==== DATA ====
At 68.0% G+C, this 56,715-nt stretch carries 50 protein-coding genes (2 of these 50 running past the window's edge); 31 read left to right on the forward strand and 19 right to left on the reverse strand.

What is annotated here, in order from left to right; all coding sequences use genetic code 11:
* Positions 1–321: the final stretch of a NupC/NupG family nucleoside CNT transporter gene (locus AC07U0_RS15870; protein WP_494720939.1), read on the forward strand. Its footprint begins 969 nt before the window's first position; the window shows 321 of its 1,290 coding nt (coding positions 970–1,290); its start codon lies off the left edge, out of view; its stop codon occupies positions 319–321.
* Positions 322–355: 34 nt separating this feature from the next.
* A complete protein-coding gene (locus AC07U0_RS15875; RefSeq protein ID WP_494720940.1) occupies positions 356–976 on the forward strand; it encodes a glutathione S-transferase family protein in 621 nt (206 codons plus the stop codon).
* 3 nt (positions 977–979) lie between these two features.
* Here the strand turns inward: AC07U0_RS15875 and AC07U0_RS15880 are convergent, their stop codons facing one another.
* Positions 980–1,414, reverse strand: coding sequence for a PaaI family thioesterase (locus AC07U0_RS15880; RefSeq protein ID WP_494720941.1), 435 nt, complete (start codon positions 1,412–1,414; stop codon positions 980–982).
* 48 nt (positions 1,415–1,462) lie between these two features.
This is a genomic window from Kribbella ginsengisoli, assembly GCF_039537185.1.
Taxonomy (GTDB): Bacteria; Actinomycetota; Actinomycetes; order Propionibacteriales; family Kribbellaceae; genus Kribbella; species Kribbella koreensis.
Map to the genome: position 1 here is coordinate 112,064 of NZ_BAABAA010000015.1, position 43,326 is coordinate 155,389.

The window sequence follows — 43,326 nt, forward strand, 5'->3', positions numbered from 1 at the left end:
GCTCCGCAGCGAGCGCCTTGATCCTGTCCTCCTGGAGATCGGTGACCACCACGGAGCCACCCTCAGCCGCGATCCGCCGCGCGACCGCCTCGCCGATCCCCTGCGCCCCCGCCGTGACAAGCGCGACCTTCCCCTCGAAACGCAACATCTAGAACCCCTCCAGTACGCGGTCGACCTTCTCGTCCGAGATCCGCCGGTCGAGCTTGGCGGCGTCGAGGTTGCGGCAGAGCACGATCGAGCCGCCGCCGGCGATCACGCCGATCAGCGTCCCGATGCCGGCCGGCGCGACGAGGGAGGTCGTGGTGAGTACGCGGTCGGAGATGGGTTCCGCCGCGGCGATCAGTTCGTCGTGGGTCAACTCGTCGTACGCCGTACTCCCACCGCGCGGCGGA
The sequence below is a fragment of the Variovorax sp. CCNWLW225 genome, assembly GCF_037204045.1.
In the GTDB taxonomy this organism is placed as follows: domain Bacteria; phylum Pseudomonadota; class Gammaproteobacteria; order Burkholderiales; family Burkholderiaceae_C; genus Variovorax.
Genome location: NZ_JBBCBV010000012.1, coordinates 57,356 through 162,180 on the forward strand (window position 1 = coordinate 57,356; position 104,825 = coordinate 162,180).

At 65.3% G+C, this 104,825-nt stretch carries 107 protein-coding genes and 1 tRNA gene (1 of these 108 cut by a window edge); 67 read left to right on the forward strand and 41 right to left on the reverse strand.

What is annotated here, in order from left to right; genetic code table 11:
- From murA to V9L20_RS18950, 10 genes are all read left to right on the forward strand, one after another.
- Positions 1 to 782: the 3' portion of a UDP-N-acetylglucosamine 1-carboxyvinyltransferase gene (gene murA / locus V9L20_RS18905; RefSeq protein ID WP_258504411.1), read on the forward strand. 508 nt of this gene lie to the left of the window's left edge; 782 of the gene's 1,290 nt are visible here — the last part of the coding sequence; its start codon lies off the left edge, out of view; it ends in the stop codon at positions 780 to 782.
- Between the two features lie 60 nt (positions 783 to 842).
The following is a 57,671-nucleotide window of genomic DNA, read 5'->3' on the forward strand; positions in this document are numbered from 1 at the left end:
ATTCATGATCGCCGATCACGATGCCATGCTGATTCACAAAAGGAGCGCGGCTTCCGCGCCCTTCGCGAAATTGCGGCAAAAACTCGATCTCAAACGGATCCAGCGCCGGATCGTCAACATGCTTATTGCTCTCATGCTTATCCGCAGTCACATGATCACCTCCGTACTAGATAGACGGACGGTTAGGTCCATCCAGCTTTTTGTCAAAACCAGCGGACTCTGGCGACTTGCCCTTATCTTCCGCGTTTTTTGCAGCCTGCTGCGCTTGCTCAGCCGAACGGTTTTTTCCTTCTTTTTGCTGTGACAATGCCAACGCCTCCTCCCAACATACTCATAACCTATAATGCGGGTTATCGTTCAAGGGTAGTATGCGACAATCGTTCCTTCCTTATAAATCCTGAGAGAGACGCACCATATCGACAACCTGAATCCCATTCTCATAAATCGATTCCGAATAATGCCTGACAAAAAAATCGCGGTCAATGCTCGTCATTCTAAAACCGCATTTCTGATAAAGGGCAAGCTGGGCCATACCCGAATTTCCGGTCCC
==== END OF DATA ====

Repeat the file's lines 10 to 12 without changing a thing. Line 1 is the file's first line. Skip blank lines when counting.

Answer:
This is a genomic window from Kribbella ginsengisoli, assembly GCF_039537185.1.
Taxonomy (GTDB): Bacteria; Actinomycetota; Actinomycetes; order Propionibacteriales; family Kribbellaceae; genus Kribbella; species Kribbella koreensis.
Map to the genome: position 1 here is coordinate 112,064 of NZ_BAABAA010000015.1, position 43,326 is coordinate 155,389.